Daily Bible Studies & Sermon Notes

Acts 18:6-12
Pastor Steve Schell
Sunday: Acts 18:6
v6: As usual, Paul initially focused his preaching on the synagogue (v5), but as had been the case in one city after another, it didn’t take long for opposition to arise. To describe what happened, Luke uses a word which pictures an army lining up in order to engage another army in battle. He may have chosen this word because Paul was confronted by a line of angry men who prevented him from entering the synagogue and threatened to hurt him. Luke also mentions that these men blasphemed, meaning they said horrible things about Jesus. Sadly, such violent moments had become common in Paul’s life (Ac 13:50, 51, 14:4-6, 19; 16:22-24; 17:5, 13).

Monday: Acts 18:6
v6 (continued): Since his opponents were Jews rather than Gentiles, he used prophetic symbolism drawn from the Bible to warn them. By shaking the dust out of his robes he was saying, “Thus will God shake you out of His robes (His heavenly kingdom) on the day of judgment (Neh 5:13; Mt 10:14, 15; Lk 9:5). And by declaring, “Your blood be upon your own head” he was making it absolutely clear that they, not he, were morally responsible for their decision to reject Christ. This concept of blood-guiltiness goes clear back to the story of Cain and Abel. After Cain killed Abel, Abel’s blood cried out to God from the ground demanding justice (Ge 4:10, 11).

Tuesday: Acts 18:6
v6 (continued): With this image of Abel’s blood in mind, the Law of Moses viewed a person who murdered someone as guilty of defiling the land by spilling innocent blood on it, and only the murderer’s own blood through execution (justice) could lift that curse from the land (Nu 35:33). Later on in Israel’s history God used this concept of blood-guiltiness to warn the prophet Ezekiel that if he did not warn the people about the spiritual danger they were in, God would require their “blood… from the watchman’s hand” (Ezk 33:6), meaning God would hold the prophet guilty of murder, as though he had physically killed the people. To not warn them was to be morally responsible for their spiritual death. But God also told him that if he properly warned them and they refused to listen, then he would be innocent and each sinner’s blood would be “on his own head” (Ezk 33:4).

Wednesday: Acts 18:6, 7
v6 (continued): By symbolically shaking out his robes and telling them their blood-guiltiness was on their own head, Paul was stating that he had done all he could to save them and that by refusing the gospel they had placed themselves under condemnation. Then he added, “From now on I will go to the nations (Gentiles).” v7: Walking past them, he went into a house that was literally next door to the synagogue. It was owned by a Greek man, named Titius Justus, who had been attending the synagogue and had responded when Paul preached the gospel.

Thursday: Acts 18:7, 8
v7 (continued): To avoid violence Paul stopped attending the synagogue, but he didn’t go far. He began holding meetings next door, undoubtedly with the hope that more of his Jewish brothers and sisters would grow curious and come in to listen. And they did. v8: One member who began attending Paul’s meetings and believed, along with his entire family, was a man named Crispus. He was the “synagogue ruler,” meaning he was the elder who supervised the services to ensure that they were conducted in accord with tradition (The New Bible Dictionary, J.D. Douglas ed, Eerdmans, 1971, p. 1228).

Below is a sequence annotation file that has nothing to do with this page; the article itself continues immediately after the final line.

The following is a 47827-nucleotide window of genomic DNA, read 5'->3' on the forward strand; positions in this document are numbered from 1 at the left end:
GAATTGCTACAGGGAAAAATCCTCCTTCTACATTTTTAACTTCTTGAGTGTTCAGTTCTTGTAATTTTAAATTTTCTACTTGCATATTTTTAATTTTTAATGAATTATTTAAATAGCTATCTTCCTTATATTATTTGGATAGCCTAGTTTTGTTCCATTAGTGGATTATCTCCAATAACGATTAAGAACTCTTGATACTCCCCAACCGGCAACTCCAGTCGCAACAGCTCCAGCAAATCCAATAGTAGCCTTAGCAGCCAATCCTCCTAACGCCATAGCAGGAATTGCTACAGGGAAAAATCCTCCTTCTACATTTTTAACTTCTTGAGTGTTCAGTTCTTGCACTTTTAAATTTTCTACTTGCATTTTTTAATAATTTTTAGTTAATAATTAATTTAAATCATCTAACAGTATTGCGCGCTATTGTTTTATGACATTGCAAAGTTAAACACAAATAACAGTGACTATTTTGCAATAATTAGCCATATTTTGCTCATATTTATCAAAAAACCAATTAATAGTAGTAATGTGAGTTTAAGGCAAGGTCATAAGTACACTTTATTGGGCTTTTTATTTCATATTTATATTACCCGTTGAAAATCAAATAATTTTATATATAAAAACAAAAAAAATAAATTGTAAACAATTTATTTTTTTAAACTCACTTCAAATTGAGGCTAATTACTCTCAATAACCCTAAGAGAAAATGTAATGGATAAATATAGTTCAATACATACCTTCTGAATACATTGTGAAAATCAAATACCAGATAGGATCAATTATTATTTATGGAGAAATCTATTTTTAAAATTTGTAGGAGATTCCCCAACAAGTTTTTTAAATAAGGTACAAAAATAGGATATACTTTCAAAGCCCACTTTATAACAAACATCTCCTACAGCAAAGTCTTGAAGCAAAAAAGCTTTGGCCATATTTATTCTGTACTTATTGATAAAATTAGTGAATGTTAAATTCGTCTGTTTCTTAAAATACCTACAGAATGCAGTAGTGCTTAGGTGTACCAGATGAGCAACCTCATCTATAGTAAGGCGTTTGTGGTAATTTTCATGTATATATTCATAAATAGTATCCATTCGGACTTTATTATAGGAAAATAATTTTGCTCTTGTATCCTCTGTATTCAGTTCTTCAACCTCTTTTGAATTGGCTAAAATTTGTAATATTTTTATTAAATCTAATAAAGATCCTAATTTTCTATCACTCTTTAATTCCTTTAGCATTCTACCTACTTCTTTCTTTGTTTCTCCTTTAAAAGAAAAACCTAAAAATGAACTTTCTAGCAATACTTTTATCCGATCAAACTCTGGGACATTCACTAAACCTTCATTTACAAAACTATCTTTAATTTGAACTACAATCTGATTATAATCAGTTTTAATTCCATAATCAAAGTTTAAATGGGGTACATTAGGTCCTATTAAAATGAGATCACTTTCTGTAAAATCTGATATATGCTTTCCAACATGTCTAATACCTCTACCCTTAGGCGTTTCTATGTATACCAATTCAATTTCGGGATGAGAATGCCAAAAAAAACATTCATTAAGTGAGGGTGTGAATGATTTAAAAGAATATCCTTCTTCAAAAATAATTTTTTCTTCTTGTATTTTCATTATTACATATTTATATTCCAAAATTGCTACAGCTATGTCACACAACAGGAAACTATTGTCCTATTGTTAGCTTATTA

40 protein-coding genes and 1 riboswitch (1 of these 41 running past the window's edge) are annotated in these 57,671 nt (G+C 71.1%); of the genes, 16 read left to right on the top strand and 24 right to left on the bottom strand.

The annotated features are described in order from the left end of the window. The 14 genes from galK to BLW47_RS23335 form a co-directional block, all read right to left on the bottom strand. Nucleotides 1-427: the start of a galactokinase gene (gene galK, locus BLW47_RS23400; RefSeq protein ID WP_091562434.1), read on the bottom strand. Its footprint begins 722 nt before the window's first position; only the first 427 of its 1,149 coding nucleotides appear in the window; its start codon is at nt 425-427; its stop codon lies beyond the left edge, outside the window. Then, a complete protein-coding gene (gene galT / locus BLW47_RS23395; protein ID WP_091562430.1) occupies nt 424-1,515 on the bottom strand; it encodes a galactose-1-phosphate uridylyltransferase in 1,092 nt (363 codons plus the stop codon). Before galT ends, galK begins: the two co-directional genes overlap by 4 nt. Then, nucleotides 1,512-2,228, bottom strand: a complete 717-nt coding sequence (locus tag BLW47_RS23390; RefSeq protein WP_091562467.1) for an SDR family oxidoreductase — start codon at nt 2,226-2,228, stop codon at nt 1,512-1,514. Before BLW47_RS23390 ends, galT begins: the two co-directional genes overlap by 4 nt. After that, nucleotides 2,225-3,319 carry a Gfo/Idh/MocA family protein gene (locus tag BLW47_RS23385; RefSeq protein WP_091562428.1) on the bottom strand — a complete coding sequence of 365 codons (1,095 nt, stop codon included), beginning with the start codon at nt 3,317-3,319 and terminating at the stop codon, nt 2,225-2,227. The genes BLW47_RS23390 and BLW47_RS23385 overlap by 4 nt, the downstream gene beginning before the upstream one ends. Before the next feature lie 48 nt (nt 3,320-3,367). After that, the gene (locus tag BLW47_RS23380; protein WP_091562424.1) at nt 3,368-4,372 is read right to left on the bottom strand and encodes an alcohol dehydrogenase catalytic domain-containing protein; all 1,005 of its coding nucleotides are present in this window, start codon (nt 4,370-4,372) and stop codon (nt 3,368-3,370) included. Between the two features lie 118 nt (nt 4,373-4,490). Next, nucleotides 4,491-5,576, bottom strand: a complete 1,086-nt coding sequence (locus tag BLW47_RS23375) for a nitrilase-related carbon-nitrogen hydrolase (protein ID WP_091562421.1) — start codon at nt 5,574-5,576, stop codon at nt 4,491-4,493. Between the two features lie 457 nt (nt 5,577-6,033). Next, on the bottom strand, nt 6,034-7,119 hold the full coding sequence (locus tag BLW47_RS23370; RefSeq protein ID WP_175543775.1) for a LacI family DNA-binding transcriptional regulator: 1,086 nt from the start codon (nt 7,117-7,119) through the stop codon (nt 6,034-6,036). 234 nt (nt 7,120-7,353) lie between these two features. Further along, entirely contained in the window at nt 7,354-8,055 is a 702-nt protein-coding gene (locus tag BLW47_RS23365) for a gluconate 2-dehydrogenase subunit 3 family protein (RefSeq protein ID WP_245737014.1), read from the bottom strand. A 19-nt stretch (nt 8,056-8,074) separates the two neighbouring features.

Friday: Acts 18:8-11
v8 (continued): As time passed, many Corinthians came into that house, listened to Paul, believed, and were baptized. vs9-10: On the one hand, Paul must have been delighted that so many were coming to Christ, but on the other, a growing church right next door to a synagogue meant the tension between the two groups would grow. Based on past experience, it was only a matter of time before the situation exploded into violence, and as brave as he had been in one violent situation after another, Paul had become weary of being beaten. Apparently, he began to dread the violence that would surely come, but before that fear grew strong enough to control him, Jesus came to him at night in a vision saying, “Do not fear, but speak. Do not become silent, because I am with you, and no one will hit you (“lay a blow on,” Ac 16:23) to injure you, for I have many people (laos) who belong to Me in this city” (my translation). v11: And he chose not to flee, but to “sit down and rest,” teaching the Word of God among them for a year and six months.

Saturday: Acts 18:12
v12: Paul probably had been in Corinth for about a year before Gallio arrived and was installed as the proconsul of Achaia, the province which included all of Greece south of Macedonia. “Proconsuls” were senators sent by Rome to govern the peaceful provinces, those which did not need a standing army. Otherwise a general governed by martial law. Based on an inscription found at Delphia (Ac 16:16) the emperor Claudius appointed Gallio in July, A.D. 51 (or possibly July A.D. 52) (F.F. Bruce, Acts, Eerdmans, 1974, p. 374). His father was a famous teacher named Marcus Annaeus Seneca, and his younger brother Lucius Annaeus Seneca, was a famous Stoic philosopher who, at that point in time, was tutoring the future emperor Nero. Gallio had changed his name to honor a family friend who had adopted him and made him his heir (F.F. Bruce, Paul, Apostle of the Heart Set Free, Eerdmans, 1977, p. 253). He only served in Corinth for a short time before coming down with a disease (probably tuberculosis) which required him to leave the city to recuperate (F.F. Bruce, Acts).

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